When network television finally began to loosen up just a little, religion became ``the last frontier -- the one way you could do something completely different,'' said Thompson.

Some shows -- he mentioned ``Highway to Heaven'' and the later ``Touched by an Angel'' -- were ``entry-level religion'' and subscribed to what Thompson called the ``I can walk again!'' style. (He contrasts that with ``Joan of Arcadia,'' in which the heroine's brother uses a wheelchair. ``In `Highway to Heaven,' at the end of the episode, he'd have walked,'' said Thompson. ``Here, they put him in a wheelchair and by gosh, he's still there.'')

But there were also serious network shows like ``Picket Fences,'' in which writer/producer David E. Kelley took on ``incredibly complex'' subjects -- stigmata, Judaism, Mormons -- with ``more thoughtful and interesting insights than I would get from the pulpit on Sunday morning,'' Thompson said.

Then came cable, which had a business plan to die for, and whose multiplicity of channels, subjects and viewpoints mirrored the way in which U.S. culture, once a shared thing, has shattered. Cable shows tackle serious subjects, but they don't lecture -- they swear.

``We tend to be so concerned with lack of offense and political correctness that we tend not to bring up passionate subjects in daily conversations,'' said Laurie R. King, a novelist and biblical scholar. ``So that you wouldn't tend to ask the next person on the bus if they've found God. . . .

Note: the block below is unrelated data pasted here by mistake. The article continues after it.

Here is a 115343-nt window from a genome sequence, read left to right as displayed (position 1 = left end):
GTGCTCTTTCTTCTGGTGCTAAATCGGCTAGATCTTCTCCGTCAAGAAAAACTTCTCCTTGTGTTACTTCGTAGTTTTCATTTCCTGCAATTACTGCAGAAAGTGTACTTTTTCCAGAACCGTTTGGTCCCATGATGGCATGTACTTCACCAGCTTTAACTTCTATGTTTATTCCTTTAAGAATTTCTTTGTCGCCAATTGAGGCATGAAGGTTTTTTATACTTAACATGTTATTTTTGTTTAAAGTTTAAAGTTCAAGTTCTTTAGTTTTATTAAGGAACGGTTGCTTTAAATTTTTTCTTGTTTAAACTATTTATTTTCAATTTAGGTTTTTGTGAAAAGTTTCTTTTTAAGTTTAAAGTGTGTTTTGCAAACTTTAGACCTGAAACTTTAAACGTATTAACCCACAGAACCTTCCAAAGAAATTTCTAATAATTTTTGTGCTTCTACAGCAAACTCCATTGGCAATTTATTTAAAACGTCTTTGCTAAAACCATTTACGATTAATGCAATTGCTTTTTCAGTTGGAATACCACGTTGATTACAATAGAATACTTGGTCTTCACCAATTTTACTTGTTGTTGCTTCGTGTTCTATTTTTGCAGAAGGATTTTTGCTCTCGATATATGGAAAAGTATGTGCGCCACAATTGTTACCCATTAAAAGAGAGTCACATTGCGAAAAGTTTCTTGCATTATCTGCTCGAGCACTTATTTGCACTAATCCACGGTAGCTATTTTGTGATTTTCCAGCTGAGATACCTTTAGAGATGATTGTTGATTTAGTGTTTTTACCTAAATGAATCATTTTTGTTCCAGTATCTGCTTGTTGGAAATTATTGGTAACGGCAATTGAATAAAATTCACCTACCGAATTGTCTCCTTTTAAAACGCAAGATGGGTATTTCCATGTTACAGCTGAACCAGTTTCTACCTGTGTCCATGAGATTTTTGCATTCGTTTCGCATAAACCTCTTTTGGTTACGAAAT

``But it is a thing that's in our daily life, and the huge popularity of things such as `The Da Vinci Code' '' and Gibson's ``The Passion of the Christ'' ``make it clear that although we don't talk about it on an hour-to-hour basis, it's very much there in the back of our minds.''

Instead, she said, we talk about it in terms of fiction -- mythology -- which makes it much easier to look at.

Thus, the grim HBO prison series ``Oz'' was ``like an open wound of religious questions,'' said Thompson, while the current ``Six Feet Under,'' a series about an undertaker family named Fisher (``come with me and I will make you fishers of men'') represents ``that whole Alan Ball kind of spiritual cosmology'' that we first saw in ``American Beauty,'' which he wrote.

Ugliness and `Beauty'

Spiegel, who teaches at the evangelical Taylor University in Indiana, has written a scholarly paper on ``The Theological Aesthetic of `American Beauty,' '' in which he says the movie teaches us ``that moral ugliness can be part of something that is beautiful on the whole.'' The movie, he writes, ``beckons us to see the entire cosmos as a work of art, continuously performed by God.''